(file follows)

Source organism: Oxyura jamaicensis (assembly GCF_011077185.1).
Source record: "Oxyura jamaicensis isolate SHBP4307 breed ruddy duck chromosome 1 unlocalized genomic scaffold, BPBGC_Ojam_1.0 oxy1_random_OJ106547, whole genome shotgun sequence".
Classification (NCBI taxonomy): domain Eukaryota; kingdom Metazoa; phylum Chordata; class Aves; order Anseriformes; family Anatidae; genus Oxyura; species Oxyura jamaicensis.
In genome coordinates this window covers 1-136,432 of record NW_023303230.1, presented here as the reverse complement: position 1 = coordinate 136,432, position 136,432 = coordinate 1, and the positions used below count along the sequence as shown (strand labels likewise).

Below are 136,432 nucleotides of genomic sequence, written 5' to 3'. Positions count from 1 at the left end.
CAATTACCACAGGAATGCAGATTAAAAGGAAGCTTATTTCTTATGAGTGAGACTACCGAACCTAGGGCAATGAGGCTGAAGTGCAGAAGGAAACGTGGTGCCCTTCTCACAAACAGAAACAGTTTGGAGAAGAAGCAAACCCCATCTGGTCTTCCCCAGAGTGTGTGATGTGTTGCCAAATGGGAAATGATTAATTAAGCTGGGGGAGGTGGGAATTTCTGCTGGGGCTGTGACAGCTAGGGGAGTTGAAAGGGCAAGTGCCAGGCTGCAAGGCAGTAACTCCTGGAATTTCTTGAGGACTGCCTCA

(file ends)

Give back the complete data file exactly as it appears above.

Source organism: Oxyura jamaicensis (assembly GCF_011077185.1).
Source record: "Oxyura jamaicensis isolate SHBP4307 breed ruddy duck chromosome 1 unlocalized genomic scaffold, BPBGC_Ojam_1.0 oxy1_random_OJ106547, whole genome shotgun sequence".
Classification (NCBI taxonomy): domain Eukaryota; kingdom Metazoa; phylum Chordata; class Aves; order Anseriformes; family Anatidae; genus Oxyura; species Oxyura jamaicensis.
In genome coordinates this window covers 1-136,432 of record NW_023303230.1, presented here as the reverse complement: position 1 = coordinate 136,432, position 136,432 = coordinate 1, and the positions used below count along the sequence as shown (strand labels likewise).

Below are 136,432 nucleotides of genomic sequence, written 5' to 3'. Positions count from 1 at the left end.
CAATTACCACAGGAATGCAGATTAAAAGGAAGCTTATTTCTTATGAGTGAGACTACCGAACCTAGGGCAATGAGGCTGAAGTGCAGAAGGAAACGTGGTGCCCTTCTCACAAACAGAAACAGTTTGGAGAAGAAGCAAACCCCATCTGGTCTTCCCCAGAGTGTGTGATGTGTTGCCAAATGGGAAATGATTAATTAAGCTGGGGGAGGTGGGAATTTCTGCTGGGGCTGTGACAGCTAGGGGAGTTGAAAGGGCAAGTGCCAGGCTGCAAGGCAGTAACTCCTGGAATTTCTTGAGGACTGCCTCA